Hispanic Night celebrated at Lawrence High

Whether Hispanics hail from Puerto Rico, Ecuador, Guatemala, Mexico or Columbia, they are a caring, loving and giving people who must stand united and persevere if they are to succeed in the United States.

That was the message delivered by Pedro Medino, the keynote speaker at Lawrence High School’s second annual Hispanic Heritage Month celebration Oct. 4. Medina is the interim police director for the City of Trenton, and a retired Trenton police officer.

Hispanic Heritage Month, which is observed Sept. 15 to Oct. 15, celebrates the contributions of American citizens whose ancestors immigrated to the United States from Spain, the Caribbean Islands, Central America and South America.

Lawrence High School’s celebration acknowledged the contributions of three Hispanics, honoring them with the 2019 Trailblazer Award. A fourth awardee, who is a recent Lawrence High School graduate, was given the Rising Star Award. The awards were in line with the evening’s theme of “Honoring Our Heritage, Building Our Future.”

The celebration is “truly” a great night and a source of pride for the Lawrence High School Hispanic community, Medina said.

“It is important for all students to understand our past (and) what lies ahead in the future. I think of the old days, and there is a need for me to speak from the heart and open doors and pave the way (for others),” Medina said.

Medina, who was born in Puerto Rico, said that when he came to the United States as a young child, he felt out of place. He did not know English. The 1970’s was “tough time” to be a young Puerto Rican, he said.

But Medina mastered the language, graduating from Trenton Central High School and The College of New Jersey. He joined the Trenton Police Department, where he worked for nearly 30 years.

Medina pointed out that the local Puerto Rican community were pioneers, paving the way for later Hispanic immigrants from countries in Central America and South America.

“We felt like pioneers. Every day was not perfect, and there will always be obstacles. But we made the road a lot less bumpy for you,” Median told the Lawrence High School students and their families.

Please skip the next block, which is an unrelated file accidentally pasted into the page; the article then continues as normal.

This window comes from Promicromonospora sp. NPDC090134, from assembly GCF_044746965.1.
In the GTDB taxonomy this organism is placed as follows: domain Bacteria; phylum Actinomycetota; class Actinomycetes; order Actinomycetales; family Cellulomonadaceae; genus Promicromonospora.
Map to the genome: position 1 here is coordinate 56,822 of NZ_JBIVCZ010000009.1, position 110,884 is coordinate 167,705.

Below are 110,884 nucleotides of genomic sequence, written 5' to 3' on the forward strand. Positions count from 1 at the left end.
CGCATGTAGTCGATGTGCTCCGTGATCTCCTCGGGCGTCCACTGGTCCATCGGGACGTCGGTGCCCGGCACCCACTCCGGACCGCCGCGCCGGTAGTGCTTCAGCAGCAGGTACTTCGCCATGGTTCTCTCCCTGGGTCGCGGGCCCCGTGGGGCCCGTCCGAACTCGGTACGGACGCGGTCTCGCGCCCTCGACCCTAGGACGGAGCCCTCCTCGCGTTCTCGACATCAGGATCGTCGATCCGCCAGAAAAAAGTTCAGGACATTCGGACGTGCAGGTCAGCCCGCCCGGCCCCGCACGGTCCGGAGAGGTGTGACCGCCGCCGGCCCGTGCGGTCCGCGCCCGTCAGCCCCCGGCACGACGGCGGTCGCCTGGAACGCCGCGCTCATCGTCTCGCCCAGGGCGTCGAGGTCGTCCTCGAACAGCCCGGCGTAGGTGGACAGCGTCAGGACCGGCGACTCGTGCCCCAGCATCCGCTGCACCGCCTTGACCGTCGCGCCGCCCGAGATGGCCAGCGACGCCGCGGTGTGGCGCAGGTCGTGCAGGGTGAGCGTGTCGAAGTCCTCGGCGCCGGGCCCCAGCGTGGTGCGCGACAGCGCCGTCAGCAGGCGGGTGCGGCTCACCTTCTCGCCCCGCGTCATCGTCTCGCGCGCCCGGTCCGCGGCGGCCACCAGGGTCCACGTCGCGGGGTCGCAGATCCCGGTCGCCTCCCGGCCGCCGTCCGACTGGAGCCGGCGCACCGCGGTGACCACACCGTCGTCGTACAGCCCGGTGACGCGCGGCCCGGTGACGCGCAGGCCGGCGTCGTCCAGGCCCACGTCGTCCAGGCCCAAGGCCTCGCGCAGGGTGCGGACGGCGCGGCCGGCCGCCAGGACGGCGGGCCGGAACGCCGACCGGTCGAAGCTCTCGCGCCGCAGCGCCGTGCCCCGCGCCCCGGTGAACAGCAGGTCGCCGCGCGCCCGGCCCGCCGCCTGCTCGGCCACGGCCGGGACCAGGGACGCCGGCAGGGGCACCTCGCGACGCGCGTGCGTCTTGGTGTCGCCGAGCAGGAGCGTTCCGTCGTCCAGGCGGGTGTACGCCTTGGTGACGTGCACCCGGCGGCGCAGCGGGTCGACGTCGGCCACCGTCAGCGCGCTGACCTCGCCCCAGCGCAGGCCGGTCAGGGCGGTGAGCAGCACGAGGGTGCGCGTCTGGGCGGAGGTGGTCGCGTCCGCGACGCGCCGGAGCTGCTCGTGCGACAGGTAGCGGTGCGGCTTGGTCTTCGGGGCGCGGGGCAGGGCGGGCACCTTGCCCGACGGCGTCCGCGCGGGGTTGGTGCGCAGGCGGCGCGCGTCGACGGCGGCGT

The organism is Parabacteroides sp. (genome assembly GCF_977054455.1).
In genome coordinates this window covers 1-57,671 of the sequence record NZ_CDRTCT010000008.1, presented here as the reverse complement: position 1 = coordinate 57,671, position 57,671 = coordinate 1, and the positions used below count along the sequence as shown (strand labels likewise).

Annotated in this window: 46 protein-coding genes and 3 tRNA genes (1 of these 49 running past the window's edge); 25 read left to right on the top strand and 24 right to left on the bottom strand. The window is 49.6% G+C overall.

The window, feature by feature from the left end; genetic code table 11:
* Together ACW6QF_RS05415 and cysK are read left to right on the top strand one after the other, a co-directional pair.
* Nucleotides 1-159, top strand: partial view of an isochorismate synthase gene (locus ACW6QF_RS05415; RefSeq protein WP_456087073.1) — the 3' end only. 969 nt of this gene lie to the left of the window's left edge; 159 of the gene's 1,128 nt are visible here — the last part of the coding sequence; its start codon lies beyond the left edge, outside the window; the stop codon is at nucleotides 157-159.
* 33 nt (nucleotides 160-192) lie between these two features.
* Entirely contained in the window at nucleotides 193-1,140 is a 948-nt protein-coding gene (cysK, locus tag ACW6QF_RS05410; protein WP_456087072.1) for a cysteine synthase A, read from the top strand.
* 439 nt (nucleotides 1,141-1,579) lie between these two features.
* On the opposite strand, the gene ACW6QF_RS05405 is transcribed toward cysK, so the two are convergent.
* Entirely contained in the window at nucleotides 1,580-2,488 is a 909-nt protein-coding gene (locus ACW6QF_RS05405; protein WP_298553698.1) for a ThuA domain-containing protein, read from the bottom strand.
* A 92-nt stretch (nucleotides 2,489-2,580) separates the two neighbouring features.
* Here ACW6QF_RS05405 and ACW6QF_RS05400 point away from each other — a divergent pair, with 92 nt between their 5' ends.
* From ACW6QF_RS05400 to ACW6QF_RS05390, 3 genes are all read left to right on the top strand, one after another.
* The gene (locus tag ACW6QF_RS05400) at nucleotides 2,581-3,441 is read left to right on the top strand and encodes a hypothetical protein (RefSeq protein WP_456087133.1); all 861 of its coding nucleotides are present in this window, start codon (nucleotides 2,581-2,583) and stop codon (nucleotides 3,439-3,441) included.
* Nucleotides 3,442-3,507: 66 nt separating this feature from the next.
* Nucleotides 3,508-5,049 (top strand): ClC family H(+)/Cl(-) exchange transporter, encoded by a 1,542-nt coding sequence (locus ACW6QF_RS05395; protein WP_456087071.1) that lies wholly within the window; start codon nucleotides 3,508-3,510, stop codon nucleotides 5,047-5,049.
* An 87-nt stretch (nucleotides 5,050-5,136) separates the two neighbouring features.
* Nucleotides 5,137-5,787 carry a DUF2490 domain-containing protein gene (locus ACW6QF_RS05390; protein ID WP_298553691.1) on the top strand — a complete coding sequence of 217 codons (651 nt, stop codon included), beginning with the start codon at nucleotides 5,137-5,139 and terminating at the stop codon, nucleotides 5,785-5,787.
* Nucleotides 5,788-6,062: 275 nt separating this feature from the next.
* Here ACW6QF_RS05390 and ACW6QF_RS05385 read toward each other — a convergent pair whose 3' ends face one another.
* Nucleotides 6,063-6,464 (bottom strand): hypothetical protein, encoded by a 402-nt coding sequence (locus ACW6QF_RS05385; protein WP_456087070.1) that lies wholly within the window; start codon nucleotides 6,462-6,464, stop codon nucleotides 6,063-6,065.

Medina himself was a pioneer when he ran for mayor of Trenton in 1990 – the first Hispanic to do so. He did not win the election, but others who came after him have run for elected office in Trenton. Trenton City Councilman Santiago Rodriguez is the first Puerto Rican to serve on the City Council, he added.

“These candidates opened the door and paved the way. We must continue to move forward and take our seats,” Medina said.

While there have been other successes – Hispanics have opened their own businesses, for example – “much more needs to be done,” he said.

“America is a melting pot, but nothing was given to us,” Medina said.

“My message is this. We are Hispanics, and we are proud. It takes perseverance to open the door and pave the way, yet our work never ends. Don’t be comfortable with this night. United, we make the world a better place,” he said.

Among those who have made the world a better place are Hiram Santiago, Marlene Lao-Collins and Ivonne Diaz-Claisse, who were honored with the Trailblazer Award.

Santiago isΒ  Trenton Fire Department captain, who was born in Trenton. He moved to Puerto Rico with his family when he was 12 years old, but returned to Trenton as an adult to create a better life for his family.

Lao-Collins is the executive director of Catholic Charities Diocese of Trenton. She served on the Trenton Board of Education, and was a co-founder of the Mercer County Hispanic Association (MECHA) and the Latina Women’s Council.

Diaz-Claisse is the founder, president and chief executive officer of Hispanics Inspiring Students’ Performance and Achievement. The nonprofit group, which mobilizes Hispanic professionals to serve as role models, was founded in New Jersey and has spread to San Antonio, Texas; New York City; and Florida.

The Rising Star Award was given to Marjorie Garcia-Sanchez, who graduated from Lawrence High School in 2017. She was born in Trenton and moved to Lawrence with her mother. She is a junior at Rutgers University, where she is majoring in social work.